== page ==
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[whitespace] Dogstar
Star power: Keanu Reeves, far right, brings his road trip to River City.

On the Bright Side

In defense of Dogstar

By M. V. Wood

DON'T TELL the fans who are traveling to Petaluma from throughout the known universe that Dogstar isn't quite stellar. Don't quip that Keanu Reeves' grunge band (in which he plays bass) is more dog than star. And don't jibe that the star of The Matrix, Point Break, and Bill and Ted's Excellent Adventure is no more a bass player than he is an actor.

No, these fans say Dogstar is amazing. That's their story, and they're sticking to it.

And they're turning out in force for his upcoming Sonoma County appearance. Reeves, who's been busy in the East Bay for the past few months filming two sequels to The Matrix, is heading to the North Bay on June 24 to play a show at the Sonoma-Marin Fair in Petaluma.

Dogstar has a reputation for being a vanity project, a mediocre band that gets far more than its fair share of attention because of its famous bass player. And by almost all accounts, the band was horrible when it started--much as most garage bands are horrible when they first begin playing in public.

But, of course, most garage bands don't get to play the kind of venues Dogstar got to play right off the bat, nor do they get written up by the press at an early and unseasoned stage in their careers. On the other hand, most garage bands would give their eyeteeth for the opportunity.

It all started back in 1991 when Reeves saw a guy at a L.A. supermarket wearing a Detroit Redwings hockey sweater. A big hockey fan, and the goalie on his high school team, Reeves started a conversation with Rob Mailhouse, and the two ended up becoming friends. They liked to play music, and buddy Bret Domrose actually had some experience performing as a member of the San Francisco band the Nuns and then later touring as Sheryl Crow's guitarist.

The three guys started hanging out, drinking beers, playing some Grateful Dead tunes and some old-time rock and roll, writing their own songs, and drinking some more beers. Eventually they figured they might as well go out and play some gigs.

Since those early days when Dogstar's reputation was formed, it seems the musicians have been gaining experience and respect. In one telling show in England a couple of years ago, soon after the concert started the audience began pelting the band with fruits and other edibles. But Dogstar continued playing, good-naturedly dodging the flying food. By the end of the performance, the pacified masses were swaying to the music.

And it seems that, after the initial pelting, the critics are warming up as well. Perhaps the band is getting tighter, or the critics are getting looser, or both.

Whatever their appeal may be, musical or otherwise, Dogstar draws in the fans. Sonoma-Marin Fair coordinators have been receiving e-mails from people in Japan, Switzerland, Italy, and elsewhere who are flying over specifically for the concert and need further information about Petaluma.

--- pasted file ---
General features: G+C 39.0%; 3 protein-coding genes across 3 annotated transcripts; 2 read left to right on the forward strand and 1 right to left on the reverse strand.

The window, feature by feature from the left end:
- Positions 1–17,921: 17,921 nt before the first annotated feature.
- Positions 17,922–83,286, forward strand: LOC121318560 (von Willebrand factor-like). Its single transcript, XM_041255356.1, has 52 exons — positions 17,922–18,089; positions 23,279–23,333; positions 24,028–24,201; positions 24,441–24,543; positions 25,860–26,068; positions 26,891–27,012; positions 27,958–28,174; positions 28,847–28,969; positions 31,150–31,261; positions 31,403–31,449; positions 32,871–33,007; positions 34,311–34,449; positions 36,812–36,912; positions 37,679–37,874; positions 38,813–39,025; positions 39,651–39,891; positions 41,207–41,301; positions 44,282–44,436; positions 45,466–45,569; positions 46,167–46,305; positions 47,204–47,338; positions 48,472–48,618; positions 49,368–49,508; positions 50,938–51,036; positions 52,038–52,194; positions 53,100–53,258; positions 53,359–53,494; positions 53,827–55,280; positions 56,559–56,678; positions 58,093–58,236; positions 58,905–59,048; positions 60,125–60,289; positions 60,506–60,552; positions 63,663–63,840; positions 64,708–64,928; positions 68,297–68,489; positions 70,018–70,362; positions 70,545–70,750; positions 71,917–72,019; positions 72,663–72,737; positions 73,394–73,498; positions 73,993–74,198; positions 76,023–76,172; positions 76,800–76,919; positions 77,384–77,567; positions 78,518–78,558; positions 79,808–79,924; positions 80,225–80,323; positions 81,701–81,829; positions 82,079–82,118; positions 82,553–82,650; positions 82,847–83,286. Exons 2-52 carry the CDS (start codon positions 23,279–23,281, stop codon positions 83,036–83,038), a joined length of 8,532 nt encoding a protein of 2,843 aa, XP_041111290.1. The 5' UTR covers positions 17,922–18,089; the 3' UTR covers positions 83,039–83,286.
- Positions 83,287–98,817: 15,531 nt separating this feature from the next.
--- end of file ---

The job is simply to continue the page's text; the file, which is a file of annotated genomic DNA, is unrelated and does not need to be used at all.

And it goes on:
AFTER ALL that trouble, let's hope the folks from Europe find some good spots from which to view the show. There's plenty of competition. Another group of fans is planning on arriving early in the morning at the fairgrounds and waiting for the front gates to open at noon. Then they'll head over to the bandstand and find spots directly in front of the stage--and wait there until the band comes out six hours later.

Sharon Phillips, a 38-year-old fan from the East Bay who plans on making a day of it, says she knows people must see them hanging out hours before the show and "they probably think we're pitiful. But what can I say? We have a lot of fun."

Phillips, who co-hosts the website KeanuReevesA-Z.net, is part of an online community of Reeves/Dogstar fans. These women, many in their late 20s and 30s, say they enjoy bantering back and forth on the message boards about Reeves and the guys. But it's actually the friendships and camaraderie that keep them involved in the community.

In fact, they've become so close over the Internet that four of Phillips' online friends--women from Sweden, Italy, England, and Minnesota--are currently spending their vacations at her home. This is the first time the four have met face to face, and they will all be attending the concert together.

Is Phillips' husband of 16 years, Mark, jealous of his wife's obsession with Reeves? "No, not at all," Mark says. "I'd have a problem if she were drooling over my best friend or something. But if she's hot over an icon, that's fine."

Not only is Mark, 38, not jealous--he even helps his wife out on her many excellent adventures. For instance, The Matrix sequels are being filmed close to their home, so when he flies his private plane to work in Palo Alto, he'll first take his wife for a quick spin over The Matrix set so she can take some pictures to post on the Internet.

Mark also flew his wife down to L.A. so they could watch Dogstar perform at the House of Blues. Although there were more women than men at the show, he says it was "pretty mellow."

"I didn't feel out of place, or anything like that," Mark explains. "I just hung out back with the rest of the guys and we had some beers while the girls went out in front and did their thing."

Dogstar takes the stage Sunday, June 24, at 6 p.m. at the Sonoma-Marin Fairgrounds, 175 Fairgrounds Drive, Petaluma. Admission is free with a ticket to the fair, which runs $7 for adults. 707/283- 3247.

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From the June 21-27, 2001 issue of the Northern California Bohemian.

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